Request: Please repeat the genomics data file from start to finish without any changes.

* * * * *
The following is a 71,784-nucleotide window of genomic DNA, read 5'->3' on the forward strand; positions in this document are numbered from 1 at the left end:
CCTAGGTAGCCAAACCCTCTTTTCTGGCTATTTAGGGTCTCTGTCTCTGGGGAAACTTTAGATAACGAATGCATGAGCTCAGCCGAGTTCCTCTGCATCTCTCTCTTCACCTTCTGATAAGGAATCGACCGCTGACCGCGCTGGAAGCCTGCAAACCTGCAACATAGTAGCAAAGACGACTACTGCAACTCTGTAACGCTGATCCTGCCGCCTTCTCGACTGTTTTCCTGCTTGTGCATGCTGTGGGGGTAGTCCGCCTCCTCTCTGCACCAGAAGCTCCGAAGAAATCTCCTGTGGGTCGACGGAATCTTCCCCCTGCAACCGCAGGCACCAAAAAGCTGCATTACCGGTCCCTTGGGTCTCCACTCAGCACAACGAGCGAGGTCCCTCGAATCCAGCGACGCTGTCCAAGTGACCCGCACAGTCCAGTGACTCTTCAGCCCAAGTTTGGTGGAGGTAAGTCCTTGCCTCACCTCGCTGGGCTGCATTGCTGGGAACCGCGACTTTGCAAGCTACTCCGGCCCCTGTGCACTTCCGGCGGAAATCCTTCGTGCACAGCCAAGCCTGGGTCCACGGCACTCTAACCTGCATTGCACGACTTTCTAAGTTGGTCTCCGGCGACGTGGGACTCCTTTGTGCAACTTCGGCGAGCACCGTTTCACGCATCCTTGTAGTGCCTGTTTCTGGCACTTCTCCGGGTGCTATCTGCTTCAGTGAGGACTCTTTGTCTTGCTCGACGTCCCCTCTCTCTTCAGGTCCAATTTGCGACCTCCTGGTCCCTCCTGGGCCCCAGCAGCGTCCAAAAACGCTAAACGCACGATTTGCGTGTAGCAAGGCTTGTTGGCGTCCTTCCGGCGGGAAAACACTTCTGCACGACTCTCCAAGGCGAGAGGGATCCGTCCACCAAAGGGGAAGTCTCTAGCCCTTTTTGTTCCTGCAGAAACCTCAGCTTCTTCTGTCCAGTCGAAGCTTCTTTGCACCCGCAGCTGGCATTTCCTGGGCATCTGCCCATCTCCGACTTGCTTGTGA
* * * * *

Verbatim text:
The following is a 71,784-nucleotide window of genomic DNA, read 5'->3' on the forward strand; positions in this document are numbered from 1 at the left end:
CCTAGGTAGCCAAACCCTCTTTTCTGGCTATTTAGGGTCTCTGTCTCTGGGGAAACTTTAGATAACGAATGCATGAGCTCAGCCGAGTTCCTCTGCATCTCTCTCTTCACCTTCTGATAAGGAATCGACCGCTGACCGCGCTGGAAGCCTGCAAACCTGCAACATAGTAGCAAAGACGACTACTGCAACTCTGTAACGCTGATCCTGCCGCCTTCTCGACTGTTTTCCTGCTTGTGCATGCTGTGGGGGTAGTCCGCCTCCTCTCTGCACCAGAAGCTCCGAAGAAATCTCCTGTGGGTCGACGGAATCTTCCCCCTGCAACCGCAGGCACCAAAAAGCTGCATTACCGGTCCCTTGGGTCTCCACTCAGCACAACGAGCGAGGTCCCTCGAATCCAGCGACGCTGTCCAAGTGACCCGCACAGTCCAGTGACTCTTCAGCCCAAGTTTGGTGGAGGTAAGTCCTTGCCTCACCTCGCTGGGCTGCATTGCTGGGAACCGCGACTTTGCAAGCTACTCCGGCCCCTGTGCACTTCCGGCGGAAATCCTTCGTGCACAGCCAAGCCTGGGTCCACGGCACTCTAACCTGCATTGCACGACTTTCTAAGTTGGTCTCCGGCGACGTGGGACTCCTTTGTGCAACTTCGGCGAGCACCGTTTCACGCATCCTTGTAGTGCCTGTTTCTGGCACTTCTCCGGGTGCTATCTGCTTCAGTGAGGACTCTTTGTCTTGCTCGACGTCCCCTCTCTCTTCAGGTCCAATTTGCGACCTCCTGGTCCCTCCTGGGCCCCAGCAGCGTCCAAAAACGCTAAACGCACGATTTGCGTGTAGCAAGGCTTGTTGGCGTCCTTCCGGCGGGAAAACACTTCTGCACGACTCTCCAAGGCGAGAGGGATCCGTCCACCAAAGGGGAAGTCTCTAGCCCTTTTTGTTCCTGCAGAAACCTCAGCTTCTTCTGTCCAGTCGAAGCTTCTTTGCACCCGCAGCTGGCATTTCCTGGGCATCTGCCCATCTCCGACTTGCTTGTGA